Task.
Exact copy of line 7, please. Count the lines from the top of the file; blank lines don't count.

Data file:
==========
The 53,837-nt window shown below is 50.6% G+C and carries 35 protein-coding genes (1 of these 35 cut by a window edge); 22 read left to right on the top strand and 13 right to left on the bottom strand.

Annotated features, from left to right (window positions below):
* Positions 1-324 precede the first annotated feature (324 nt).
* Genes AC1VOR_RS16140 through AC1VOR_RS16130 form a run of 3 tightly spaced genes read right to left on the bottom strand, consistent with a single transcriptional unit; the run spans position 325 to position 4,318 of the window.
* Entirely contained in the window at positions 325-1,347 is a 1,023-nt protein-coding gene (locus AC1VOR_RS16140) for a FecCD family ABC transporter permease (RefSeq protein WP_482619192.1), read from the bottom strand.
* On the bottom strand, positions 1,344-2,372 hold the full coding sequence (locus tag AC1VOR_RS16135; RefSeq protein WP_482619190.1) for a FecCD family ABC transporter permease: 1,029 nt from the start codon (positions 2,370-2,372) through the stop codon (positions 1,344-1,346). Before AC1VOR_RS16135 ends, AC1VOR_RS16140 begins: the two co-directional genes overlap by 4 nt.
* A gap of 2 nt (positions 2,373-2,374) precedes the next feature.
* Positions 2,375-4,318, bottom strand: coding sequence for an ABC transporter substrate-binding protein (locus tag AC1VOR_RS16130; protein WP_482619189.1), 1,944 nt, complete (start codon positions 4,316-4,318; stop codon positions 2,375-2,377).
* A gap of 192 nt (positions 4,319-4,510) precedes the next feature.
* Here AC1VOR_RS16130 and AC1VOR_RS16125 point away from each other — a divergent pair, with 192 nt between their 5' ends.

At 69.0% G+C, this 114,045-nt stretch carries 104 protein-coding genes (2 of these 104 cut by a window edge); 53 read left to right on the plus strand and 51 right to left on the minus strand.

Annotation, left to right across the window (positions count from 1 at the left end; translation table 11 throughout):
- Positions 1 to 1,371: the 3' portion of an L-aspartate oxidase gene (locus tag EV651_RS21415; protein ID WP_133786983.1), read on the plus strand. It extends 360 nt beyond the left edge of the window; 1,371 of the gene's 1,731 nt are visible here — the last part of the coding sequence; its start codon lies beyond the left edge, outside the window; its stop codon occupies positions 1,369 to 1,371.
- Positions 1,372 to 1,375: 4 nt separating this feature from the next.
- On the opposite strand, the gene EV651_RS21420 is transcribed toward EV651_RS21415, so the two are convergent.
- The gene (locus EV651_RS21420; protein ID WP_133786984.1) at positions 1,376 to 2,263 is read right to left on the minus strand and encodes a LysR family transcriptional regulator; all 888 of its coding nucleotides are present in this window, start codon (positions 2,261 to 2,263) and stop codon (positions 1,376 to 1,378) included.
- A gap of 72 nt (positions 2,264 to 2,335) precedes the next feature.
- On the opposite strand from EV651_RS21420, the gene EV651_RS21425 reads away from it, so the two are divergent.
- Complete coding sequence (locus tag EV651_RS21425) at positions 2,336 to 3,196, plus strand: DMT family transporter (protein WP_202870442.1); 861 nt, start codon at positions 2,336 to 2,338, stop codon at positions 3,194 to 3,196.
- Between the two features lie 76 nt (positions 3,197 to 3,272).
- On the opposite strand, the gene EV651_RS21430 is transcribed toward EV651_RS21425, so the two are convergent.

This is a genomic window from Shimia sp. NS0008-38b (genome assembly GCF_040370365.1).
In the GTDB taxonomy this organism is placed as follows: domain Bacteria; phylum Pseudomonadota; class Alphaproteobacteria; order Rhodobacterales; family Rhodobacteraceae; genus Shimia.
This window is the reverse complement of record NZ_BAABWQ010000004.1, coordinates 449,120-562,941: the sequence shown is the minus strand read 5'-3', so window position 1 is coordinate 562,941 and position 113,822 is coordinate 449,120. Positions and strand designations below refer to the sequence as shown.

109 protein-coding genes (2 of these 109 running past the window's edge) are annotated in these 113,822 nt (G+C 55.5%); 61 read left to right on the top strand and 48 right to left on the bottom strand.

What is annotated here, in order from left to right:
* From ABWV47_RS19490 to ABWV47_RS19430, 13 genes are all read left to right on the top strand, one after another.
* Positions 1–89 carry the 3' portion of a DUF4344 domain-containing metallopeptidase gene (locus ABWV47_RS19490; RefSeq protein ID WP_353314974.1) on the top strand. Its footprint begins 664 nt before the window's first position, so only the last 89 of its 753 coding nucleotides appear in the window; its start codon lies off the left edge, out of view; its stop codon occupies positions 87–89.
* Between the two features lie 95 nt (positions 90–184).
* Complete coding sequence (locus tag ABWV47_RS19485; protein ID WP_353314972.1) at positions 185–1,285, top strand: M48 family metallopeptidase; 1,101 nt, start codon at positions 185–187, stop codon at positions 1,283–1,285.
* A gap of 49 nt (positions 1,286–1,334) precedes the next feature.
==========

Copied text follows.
* A gap of 2 nt (positions 2,373-2,374) precedes the next feature.